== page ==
By Nicole Arce
Apple is reportedly partnering with America’s major credit card companies to provide consumers a mobile payments system that will allow them to purchase goods at brick-and-mortar stores simply by passing their iPhones over the cash register.
Just over a week before Apple launches the unannounced but highly anticipated iPhone 6 on Sept. 9, Re/code published a report citing “sources familiar with the talks” that Apple has forged a partnership with American Express for its new mobile payment system. This was followed by a report published by Bloomberg that the iPhone maker is also working with Visa and MasterCard to provide a mobile payment system enabled by NFC.
NFC, or near-field communications, is a wireless technology that enables short-distance communication between two devices, in this case, the iPhone 6 and the point-of-sale registers. By using Apple’s Touch ID fingerprint recognition technology introduced in the iPhone 5S, customers can use their credit cards to pay for goods and services by simply tapping the screen of their iPhone while keeping payments more secure than sending banking and credit card details over Wi-Fi or Bluetooth.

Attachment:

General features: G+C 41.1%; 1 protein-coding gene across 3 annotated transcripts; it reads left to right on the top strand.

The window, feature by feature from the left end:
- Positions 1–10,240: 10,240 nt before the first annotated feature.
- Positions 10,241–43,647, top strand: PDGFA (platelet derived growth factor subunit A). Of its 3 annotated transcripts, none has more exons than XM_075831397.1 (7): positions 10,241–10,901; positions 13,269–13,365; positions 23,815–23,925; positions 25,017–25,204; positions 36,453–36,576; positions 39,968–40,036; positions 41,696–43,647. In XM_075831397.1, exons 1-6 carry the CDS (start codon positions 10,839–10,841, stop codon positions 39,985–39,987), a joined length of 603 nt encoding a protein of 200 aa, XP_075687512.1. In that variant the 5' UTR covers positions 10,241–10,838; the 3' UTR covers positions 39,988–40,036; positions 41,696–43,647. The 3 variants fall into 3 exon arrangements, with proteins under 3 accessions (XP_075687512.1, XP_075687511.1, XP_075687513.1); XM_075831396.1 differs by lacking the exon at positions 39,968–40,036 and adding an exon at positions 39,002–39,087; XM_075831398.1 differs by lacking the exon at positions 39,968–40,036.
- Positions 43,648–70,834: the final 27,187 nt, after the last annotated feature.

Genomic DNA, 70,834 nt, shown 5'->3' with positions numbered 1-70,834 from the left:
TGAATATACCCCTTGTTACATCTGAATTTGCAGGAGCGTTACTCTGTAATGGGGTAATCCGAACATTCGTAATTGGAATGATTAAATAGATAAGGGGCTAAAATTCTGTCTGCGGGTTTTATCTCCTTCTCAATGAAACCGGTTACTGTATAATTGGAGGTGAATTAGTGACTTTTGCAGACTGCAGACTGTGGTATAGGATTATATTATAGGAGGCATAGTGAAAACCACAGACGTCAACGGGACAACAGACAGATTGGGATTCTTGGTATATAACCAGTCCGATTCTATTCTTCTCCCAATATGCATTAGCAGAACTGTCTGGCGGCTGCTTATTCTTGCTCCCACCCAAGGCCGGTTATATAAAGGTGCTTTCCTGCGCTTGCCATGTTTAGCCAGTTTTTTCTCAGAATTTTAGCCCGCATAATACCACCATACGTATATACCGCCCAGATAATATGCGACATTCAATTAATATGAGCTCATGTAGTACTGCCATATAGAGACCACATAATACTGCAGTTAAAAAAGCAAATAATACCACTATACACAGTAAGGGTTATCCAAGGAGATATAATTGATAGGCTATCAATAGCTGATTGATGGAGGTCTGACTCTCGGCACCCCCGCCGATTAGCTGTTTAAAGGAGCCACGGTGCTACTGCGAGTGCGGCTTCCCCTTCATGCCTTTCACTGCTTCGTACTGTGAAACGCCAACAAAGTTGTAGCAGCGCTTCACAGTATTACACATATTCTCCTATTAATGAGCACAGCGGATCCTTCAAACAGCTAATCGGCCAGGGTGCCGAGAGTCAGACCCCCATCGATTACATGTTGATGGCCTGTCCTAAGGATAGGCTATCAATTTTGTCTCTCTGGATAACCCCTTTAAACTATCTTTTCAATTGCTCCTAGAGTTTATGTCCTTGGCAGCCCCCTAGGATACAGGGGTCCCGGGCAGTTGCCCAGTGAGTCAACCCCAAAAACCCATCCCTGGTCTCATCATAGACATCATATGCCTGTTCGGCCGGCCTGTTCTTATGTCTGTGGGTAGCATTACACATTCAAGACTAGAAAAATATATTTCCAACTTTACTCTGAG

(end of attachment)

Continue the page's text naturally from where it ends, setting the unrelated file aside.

Apple is not the first company to make its foray into mobile payments. Google, for instance, already has Google Wallet, which goes unsupported by America’s major wireless carriers because they have their own electronic payments system called Isis. Both Google Wallet and Isis come with their own digital prepaid cards that can be loaded using any card, which is convenient for users since they can use any credit card.
Other smartphone makers, including Apple’s major rival Samsung, already has NFC-enabled payments on some of their higher-end phones. For instance, Samsung’s Galaxy S5 can be used to pay for purchases at Walgreen drugstores simply by tapping the S5 over the cash register.
However, mobile payments remain a niche sector because customers and retailers lack awareness of the new technology. With Apple having the biggest smartphone market share in the United States and more than 800 million credit card records stored in iTunes, it will not be surprising if paying with a smartphone becomes mainstream once the NFC-enabled iPhone 6 ships later this year.
“Love it or hate it, Apple drives a lot of standards in the industry,” says Ben Bajarin, analyst at Creative Strategies. “They are the mover in these markets. When they do something, the industry seems to follow.”
Others, however, point out that the success of any mobile payments system will depend largely on how the retail industry will respond. Many stores all over America still do not have point-of-sale systems that enable mobile payments over NFC, while a group of large store chains including Wal-Mart have formed a group in 2012 with the goal of creating their own mobile payments system. The group has yet to come up with its own solution, however.